It is a valve in the human heart located between the left ventricle and the aorta.
It is one of the two semilunar valves of the heart, the other is the pulmonary valve. The heart has four valves and the other two are the mitral and tricuspid valves.
The aortic valve opens when the heart contracts to pump oxygenated blood from the left ventricle into the aorta, the body’s main artery.
If this valve narrows, it means that the heart can no longer pump blood efficiently; you must work harder to pump blood around your body. It also creates high blood pressure within the left ventricle.
In response to the additional workload, the left ventricular muscle thickens (concentric hypertrophy) and the chamber itself can eventually swell.
Without treatment, death from congestive heart failure is possible. About four out of every 1,000 people are believed to have aortic stenosis.
Aortic stenosis is the abnormal narrowing of the aortic valve, which restricts the flow of blood from the left ventricle of the heart to the aorta.
Symptoms of aortic stenosis
Aortic stenosis may have no symptoms (be asymptomatic) for many years. This is why the condition, which may have been present since before birth, is often diagnosed during adolescence.
Symptoms may appear later in life after decades of gradual progressive narrowing of the aortic valve.
The onset of symptoms can be gradual or abrupt and may include:
- Short of breath.
- Breathing problems made worse by physical activity.
- Cough at night when lying in bed.
- Heart palpitations
- Chest pains, from the heart (angina).
- Visual problems.
Causes of aortic stenosis
Some of the causes of aortic stenosis include:
- Congenital valve abnormalities : Some people are born with aortic valve abnormalities. Over time, these abnormalities can cause the valve to narrow.
- Rheumatic heart disease : is a condition that can heal the aortic valve and narrow its opening.
- Calcium deposits – A build-up of calcium can stiffen the aortic valve and interfere with its proper function. This is the most common cause of aortic stenosis in people age 70 and older.
Complications of aortic stenosis
Aortic stenosis can be a serious and life-threatening condition.
Some of the possible complications include:
- Pulmonary edema (fluid in the lungs) : the back pressure of the blood within the heart changes the pressure in the blood vessels of the lungs. This causes fluid build-up and breathing difficulties.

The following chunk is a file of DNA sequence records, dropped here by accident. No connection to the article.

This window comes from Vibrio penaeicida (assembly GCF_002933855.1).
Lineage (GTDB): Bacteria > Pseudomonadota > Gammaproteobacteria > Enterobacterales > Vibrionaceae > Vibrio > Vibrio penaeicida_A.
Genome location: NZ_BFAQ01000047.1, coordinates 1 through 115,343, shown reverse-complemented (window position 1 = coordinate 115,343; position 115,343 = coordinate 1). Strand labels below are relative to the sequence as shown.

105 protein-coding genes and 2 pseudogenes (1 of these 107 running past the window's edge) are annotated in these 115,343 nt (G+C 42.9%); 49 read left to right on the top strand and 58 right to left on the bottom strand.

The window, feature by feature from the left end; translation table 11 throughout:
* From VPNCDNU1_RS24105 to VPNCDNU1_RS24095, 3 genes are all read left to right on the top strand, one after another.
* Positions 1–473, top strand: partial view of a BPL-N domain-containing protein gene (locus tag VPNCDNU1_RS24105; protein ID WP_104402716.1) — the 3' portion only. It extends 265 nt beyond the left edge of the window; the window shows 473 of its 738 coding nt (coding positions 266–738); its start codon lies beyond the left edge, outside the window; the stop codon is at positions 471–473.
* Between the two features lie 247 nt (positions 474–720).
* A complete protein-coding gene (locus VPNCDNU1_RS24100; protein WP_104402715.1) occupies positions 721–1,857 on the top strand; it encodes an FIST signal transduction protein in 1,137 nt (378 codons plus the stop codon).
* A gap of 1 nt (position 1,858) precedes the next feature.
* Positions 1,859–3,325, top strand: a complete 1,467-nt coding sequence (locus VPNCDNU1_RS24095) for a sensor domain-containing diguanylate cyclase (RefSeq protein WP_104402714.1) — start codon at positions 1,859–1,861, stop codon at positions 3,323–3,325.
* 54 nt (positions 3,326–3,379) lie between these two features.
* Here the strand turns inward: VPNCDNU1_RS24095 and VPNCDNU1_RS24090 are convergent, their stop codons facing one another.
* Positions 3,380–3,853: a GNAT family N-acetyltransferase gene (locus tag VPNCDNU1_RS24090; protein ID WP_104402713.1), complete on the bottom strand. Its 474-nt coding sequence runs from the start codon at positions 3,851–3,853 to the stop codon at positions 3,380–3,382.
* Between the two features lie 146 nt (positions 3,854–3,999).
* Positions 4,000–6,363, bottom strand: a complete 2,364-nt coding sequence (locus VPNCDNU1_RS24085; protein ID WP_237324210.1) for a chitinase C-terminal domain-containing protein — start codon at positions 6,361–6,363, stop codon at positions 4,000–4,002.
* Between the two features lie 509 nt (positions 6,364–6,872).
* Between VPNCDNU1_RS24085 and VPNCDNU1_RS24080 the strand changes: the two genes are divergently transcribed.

- Cardiomegaly (enlarged heart) : Without treatment, the left ventricle can thicken and enlarge. This reduces the ventricle’s ability to pump blood.
- Heart failure: Aortic stenosis compromises the functioning of the left side of the heart, but it can also affect the right side of the heart in severe cases
- Heart arrhythmia (an irregular heartbeat): Some arrhythmias in the ventricles can be associated with cardiac death, such as “ventricular fibrillation,” when the ventricles are reduced to trembling instead of beating.
Diagnosis of aortic stenosis
Aortic stenosis is diagnosed by a series of tests that include:
- Physical exam that includes listening to the heart with a stethoscope.
- Chest X-ray.
- Electrocardiogram (ECG) to monitor the heart rate, detect any unusual rhythms, and evaluate the thickening of the left ventricle.
- Echocardiogram (ultrasound) of the heart to evaluate the function of the aortic valve and the left ventricle.
- Cardiac catheterization (a thin tube is inserted into a blood vessel in the groin or wrist and wound up to the heart). This may include left ventriculography, which includes the use of a dye to make the heart show up more clearly on the x-ray.
- Coronary angiogram to assess for coronary artery disease in addition to recognized aortic valve disease.
Treatment of aortic stenosis
Treatment for aortic stenosis may include:
- Monitoring: for mild or asymptomatic cases.
- Hospitalization: for moderate to severe cases.
- Lifestyle patterns: such as staying physically active while avoiding strenuous exercise, controlling weight, and avoiding smoking.
Procedures or surgery to replace or repair the valve
Surgical procedures for aortic stenosis
There are three main surgical procedures to treat aortic stenosis:
- Aortic valve replacement.
- Transcatheter aortic valve implantation (TAVI).
- Balloon valvuloplasty.
Aortic valve replacement
If the aortic valve is too damaged to be repaired, it can be surgically replaced with an artificial or tissue valve. This is known as aortic valve replacement.
Sometimes the person’s pulmonary valve can be used. This is known as a pulmonary autograft or Ross operation.
The transcatheter aortic valve implant (TAVI)
TAVI is a relatively new procedure that involves inserting a new valve without the need for open heart surgery.
It is generally only suitable for older people who are at too high a risk for conventional surgical replacement.
When performing a balloon valvuloplasty, a catheter is inserted into a blood vessel in the groin and wound around the heart. The tip of the catheter is placed inside the aortic valve and then a balloon is inflated.
This helps stretch and widen the valve and improve blood flow to the aorta.
The balloon is then deflated and then the catheter is removed
Balloon valvuloplasty does not cure the condition, and more surgical treatment may be needed in the future.
This procedure is generally used as a temporary measure or to relieve symptoms when no other options are available.